Ordinance for the more effectual prevention of smuggling at the port of New Amsterdam

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Whereas the director general and council of New Netherland are to their regret informed and told of the censure and blame under which they are lying among inhabitants and neighbors because of non-compliance of their previously enacted and frequently renewed ordinances against the importation of contraband and die sale thereof both to Christians and Indians alike, some not only presuming that the director general and council connive with the violators, but even publicly declaring that the aforesaid director general and council have opened up the importation and trade in contraband, which, for that reason, is carried on with uncommon licentiousness and freedom. This has moved the director general and council, and again moves them, to revive and renew the previously enacted ordinances against the importation and sale of any kind of munitions of war, be it to Christians or natives; just as they do hereby revive and renew the aforesaid ordinances in order to prevent all ignorance and exception concerning them, adding to them the following amplification, and have resolved, enacted, and ratified with the prior knowledge and approbation of the lords directors of the Chartered West India Company, that henceforth no person, regardless of his nation or capacity, shall be allowed to bring into the country for his own use or that of the ship any kind of snaphance or gun barrels, finished or unfinished, not even on the Company’s permit, except, according to regulation, a carbine, being a firelock of three to three and a half feet barrel length and no longer; on the penalty as before.

Furthermore, whereas daily experience demonstrates that notwithstanding the general prohibition, much ammunition of war is imported not only from the fatherland by the return ships, but also from other places and especially from Virginia and New England, which cannot be properly rectified unless these vessels as well as ships and barks from the Netherlands are strictly inspected and visited; and according to the general complaints, the frauds and smuggling can hardly be rectified and prevented as long as such ships and barks do not load and unload according to rules and regulations previously enacted for that purpose, which the director general and council do hereby resume, renew and amplify as follows:


That all private ships, yachts, barks, ketches, sloops and vessels, whether of Dutch, English, French, Swedish or any other nationality, desiring to anchor at this island of Manhatans and this city, shall neither seek nor select any other roadstead than before this city of Amsterdam on the East River between the headland and the city gate, and in the North River before and near the beavers’ trail,[1] and at no other place; on pain of paying 25 guilders for the first time, 50 guilders for the second time, to be forfeited after they have been warned.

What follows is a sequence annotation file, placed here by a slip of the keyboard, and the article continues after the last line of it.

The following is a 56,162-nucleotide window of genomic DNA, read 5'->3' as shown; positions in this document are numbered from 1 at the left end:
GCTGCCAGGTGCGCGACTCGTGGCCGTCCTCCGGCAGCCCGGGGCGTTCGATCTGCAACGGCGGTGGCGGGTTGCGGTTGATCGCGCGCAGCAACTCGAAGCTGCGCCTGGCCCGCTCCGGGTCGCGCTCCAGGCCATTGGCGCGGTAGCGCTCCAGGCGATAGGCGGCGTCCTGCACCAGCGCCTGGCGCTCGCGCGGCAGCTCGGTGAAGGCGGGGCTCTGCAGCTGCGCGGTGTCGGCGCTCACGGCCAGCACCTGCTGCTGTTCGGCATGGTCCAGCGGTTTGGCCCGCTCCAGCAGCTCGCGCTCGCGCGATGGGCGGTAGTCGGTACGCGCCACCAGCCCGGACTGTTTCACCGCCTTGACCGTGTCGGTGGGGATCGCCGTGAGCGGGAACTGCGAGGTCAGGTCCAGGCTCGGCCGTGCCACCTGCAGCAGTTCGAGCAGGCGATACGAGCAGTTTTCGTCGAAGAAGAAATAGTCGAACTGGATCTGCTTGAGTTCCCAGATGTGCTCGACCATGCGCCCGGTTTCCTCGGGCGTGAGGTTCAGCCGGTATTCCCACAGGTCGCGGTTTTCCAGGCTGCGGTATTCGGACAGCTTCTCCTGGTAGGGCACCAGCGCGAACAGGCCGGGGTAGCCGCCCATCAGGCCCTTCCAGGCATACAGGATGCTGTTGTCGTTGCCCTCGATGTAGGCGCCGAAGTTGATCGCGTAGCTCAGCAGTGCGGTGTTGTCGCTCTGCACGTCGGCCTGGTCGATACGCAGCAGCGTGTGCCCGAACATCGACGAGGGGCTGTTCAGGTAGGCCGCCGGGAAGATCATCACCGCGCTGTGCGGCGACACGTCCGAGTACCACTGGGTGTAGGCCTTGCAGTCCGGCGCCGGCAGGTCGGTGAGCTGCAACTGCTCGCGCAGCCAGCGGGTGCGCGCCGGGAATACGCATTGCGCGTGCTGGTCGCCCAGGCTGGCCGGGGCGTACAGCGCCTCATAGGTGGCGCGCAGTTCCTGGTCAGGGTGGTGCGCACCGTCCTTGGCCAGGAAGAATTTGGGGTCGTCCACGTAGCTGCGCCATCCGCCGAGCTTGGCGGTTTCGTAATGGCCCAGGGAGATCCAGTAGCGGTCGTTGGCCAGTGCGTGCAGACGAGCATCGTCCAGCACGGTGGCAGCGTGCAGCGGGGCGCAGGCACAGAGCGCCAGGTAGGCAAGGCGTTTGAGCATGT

All ships, yachts, barks, ketches, sloops and other vessels, as previously stated, being thus anchored before this city, and at no other place, shall, before discharging and loading any goods or merchandise, be obliged to present a manifest or invoice of their cargo to the director general or his deputy the fiscal , and submit themselves to his inspection both on their arrival and departure, and if he should find any more goods than appear on the submitted inventory, manifest or invoice, such goods, according to customary procedure, shall be declared confiscated by the fiscal as prosecutor and guardian of justice, and five times the value of the imported concealed contraband shall be exacted, and on pain of arbitrary punishment according to the published ordinance.


The receipt or delivery of all goods and merchandise, which are delivered on shore or received on board, shall be made and take place, without any exception or deceit of persons, within the limits of this city and in no way beyond the same, and that during daylight hours; forfeiting one quarter part of the discovered goods for the first offense; and, in addition to this, forfeiting the scow, boat or vessel used to unload them for the second offense.


No skippers or anyone sailing with ships, yachts, barks, ketches, sloops or vessels, shall take with them or remove any of the Company’s servants, any freemen or inhabitants of New Netherland, regardless of nationality or capacity, without the consent or written permission of the director general or his deputy; on forfeiture of six hundred guilders for each person.

And, in order that no one may claim ignorance of this, the director general and council order and command that this ordinance shall immediately be announced, proclaimed, published and posted there where such announcements, proclamations, publishings and postings are commonly done; furthermore, ordering and commanding the fiscal and all other officers to hinder, discover, and execute, with regard to the importation and sale of the aforesaid items, in conformity with this our ordinance, proceeding against and prosecuting the violators and transgressors of it without mercy, connivance, favor, fraud or deception, for we have found such to be appropriate for the service of the country and its inhabitants.

Thus done in the session held at Fort Amsterdam in New Netherland, the 11th of August 1656.[2]


Beverspadt; probably the trail leading inland from Ahasimus in the former patroonship of Pavonia; now Jersey City, New Jersey.
Also in LO, 236-39. This is an amplification of an ordinance issued February 23, 1645; see LO, 47.


Translation: Gehring, C., trans./ed., New Netherland Documents Series: Vol. 16, part 1, Laws and Writs of Appeal, 1647-1663 (Syracuse: 1991).A complete copy of this publication is available on the New Netherland Institute website.